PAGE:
See on www.hydroworld.com

Formal consultation commences on the world’s first purpose built tidal lagoon | Specification Online

See on Scoop.itGreen Building Design – Architecture & Engineering

The formal consultation process has started on the world’s first purpose built tidal lagoon for Swansea Bay, with public exhibitions taking place at 18 locations around the Swansea Bay area until August 5.

Duane Tilden‘s insight:

>The proposed tidal lagoon will have a rated capacity of 240 Megawatts (MW), generating 400GWh net annual output. This is enough electricity for approximately 121,000 homes.

In addition to generating electricity, the £650 million development will also provide visitor facilities and other amenities including art, education, mariculture and sporting/recreational facilities. The seawall is expected to be open to the public during daylight hours for walking, running, cycling etc, though access will be controlled in extreme weather.

LDA Design, the project masterplanners and landscape architects for Swansea Bay Tidal Lagoon, has completed the coordination of exhibition material for the public exhibitions. As part of the formal consultation for the proposed Development Consent Order (DCO) application by Tidal Lagoon (Swansea Bay) plc (TLSB), a new, virtual 3D programme has been prepared, which shows the proposed lagoon in the context of Swansea Bay.  <

See on specificationonline.co.uk

Scottish tidal power potential less than estimated, still Viable – new Study via Reuters

See on Scoop.itGreen Energy Technologies & Development

* Pentland Firth could generate maximum of 1.9 GW of power* 1 GW seen more realistic, vs prior estimates of 10-20 GW

LONDON, July 10 (Reuters) – Proposed tidal turbines in Pentland Firth, which separates…

Duane Tilden‘s insight:

>New research led by the University of Oxford suggests, however, that the maximum that Pentland Firth could produce would be 1.9 gigawatts, with 1 GW a more realistic target.

That is far below previous estimates of 10 GW to as much as 20 GW. […]  The study was less optimistic about the firth’s potential because it took into account factors such as how many turbines it would be feasible to build, how they would interact with each other and variations from tidal cycles.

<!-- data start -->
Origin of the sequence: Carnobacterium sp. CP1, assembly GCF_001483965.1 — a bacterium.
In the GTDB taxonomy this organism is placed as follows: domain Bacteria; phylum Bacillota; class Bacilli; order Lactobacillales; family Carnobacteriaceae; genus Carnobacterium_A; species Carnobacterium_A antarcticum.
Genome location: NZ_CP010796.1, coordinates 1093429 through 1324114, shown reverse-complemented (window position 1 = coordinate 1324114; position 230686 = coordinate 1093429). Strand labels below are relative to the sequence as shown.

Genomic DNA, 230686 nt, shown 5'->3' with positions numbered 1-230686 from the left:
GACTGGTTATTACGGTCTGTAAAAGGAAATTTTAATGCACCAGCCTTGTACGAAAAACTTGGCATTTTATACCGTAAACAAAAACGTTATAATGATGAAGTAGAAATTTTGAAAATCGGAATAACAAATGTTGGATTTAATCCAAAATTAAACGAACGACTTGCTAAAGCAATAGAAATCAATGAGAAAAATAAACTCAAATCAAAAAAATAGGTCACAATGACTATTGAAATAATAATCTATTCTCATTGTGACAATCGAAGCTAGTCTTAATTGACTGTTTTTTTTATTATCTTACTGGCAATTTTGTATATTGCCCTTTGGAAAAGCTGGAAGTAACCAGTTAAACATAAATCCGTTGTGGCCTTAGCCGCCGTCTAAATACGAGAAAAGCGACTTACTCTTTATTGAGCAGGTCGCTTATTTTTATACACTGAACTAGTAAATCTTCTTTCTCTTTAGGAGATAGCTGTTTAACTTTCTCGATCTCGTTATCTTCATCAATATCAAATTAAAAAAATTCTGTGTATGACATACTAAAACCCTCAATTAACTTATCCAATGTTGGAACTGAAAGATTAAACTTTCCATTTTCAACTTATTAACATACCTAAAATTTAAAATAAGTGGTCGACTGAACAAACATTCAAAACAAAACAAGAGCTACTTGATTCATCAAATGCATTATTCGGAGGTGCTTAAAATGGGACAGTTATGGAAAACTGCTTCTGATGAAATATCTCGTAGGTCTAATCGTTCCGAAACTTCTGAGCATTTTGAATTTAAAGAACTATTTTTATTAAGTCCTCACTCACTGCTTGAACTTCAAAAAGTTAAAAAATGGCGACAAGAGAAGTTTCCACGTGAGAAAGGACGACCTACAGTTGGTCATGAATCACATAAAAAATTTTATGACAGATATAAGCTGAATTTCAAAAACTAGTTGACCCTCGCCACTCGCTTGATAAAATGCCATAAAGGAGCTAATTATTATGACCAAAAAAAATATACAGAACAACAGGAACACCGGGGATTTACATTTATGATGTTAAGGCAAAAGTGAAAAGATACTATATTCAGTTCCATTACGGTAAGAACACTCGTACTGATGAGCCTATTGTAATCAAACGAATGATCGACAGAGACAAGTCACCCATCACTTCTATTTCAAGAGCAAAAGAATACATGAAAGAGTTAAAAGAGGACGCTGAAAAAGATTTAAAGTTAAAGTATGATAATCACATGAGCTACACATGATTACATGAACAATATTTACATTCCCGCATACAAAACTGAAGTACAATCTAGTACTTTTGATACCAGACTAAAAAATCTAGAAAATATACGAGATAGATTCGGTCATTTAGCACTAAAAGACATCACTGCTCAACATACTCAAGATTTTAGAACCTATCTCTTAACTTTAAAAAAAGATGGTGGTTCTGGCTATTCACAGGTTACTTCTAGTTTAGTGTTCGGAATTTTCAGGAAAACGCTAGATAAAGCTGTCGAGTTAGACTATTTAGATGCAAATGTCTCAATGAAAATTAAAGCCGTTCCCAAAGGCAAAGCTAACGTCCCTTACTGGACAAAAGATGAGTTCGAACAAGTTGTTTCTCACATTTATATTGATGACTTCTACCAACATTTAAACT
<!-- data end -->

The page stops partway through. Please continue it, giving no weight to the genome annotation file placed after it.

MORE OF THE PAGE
“Our study provides the first robust data about how much energy it would be feasible to extract,” said Thomas Adcock, lead author of the report and fellow in engineering science at Oxford University.

Pentland Firth could still generate power equivalent to almost half of Scotland’s annual electricity consumption, which amounted to 37 terrawatt hours in 2011, Adcock added. […]<

See on www.reuters.com

Is Scotland’s Pentland Firth the World’s Best Site for Tidal Power

See on Scoop.itGreen Energy Technologies & Development

Tidal streams could bring large amounts of energy within a decade if government support is available, study says

Duane Tilden‘s insight:

>The world’s best site for tidal power, the Pentland firth, could provide half of Scotland’s electricity, according to the first robust estimate of its potential. The tidal streams, which surge through the firth at five metres per second, could bring large amounts of renewable energy in reach within a decade if enough government support is available, said the Oxford University engineer behind the new study.

From Anglesey to the Severn estuary to Portland Bill, the UK has the greatest potential for generating predictable, clean energy from tidal channels. Turbines are already operating at Strangford Loch in Northern Ireland and prototypes are being tested in the Menai Straits off Anglesey.

But the Pentland firth is the greatest resource. “It is almost certainly the best site for tidal stream power in the world,” said Thomas Adcock, at Oxford University, who led the new work published in the journal Proceedings of the Royal Society A. The water flow is rapid there because the tide shifting from the Atlantic into the North Sea is forced through a narrow eight-mile channel.<

See on www.guardian.co.uk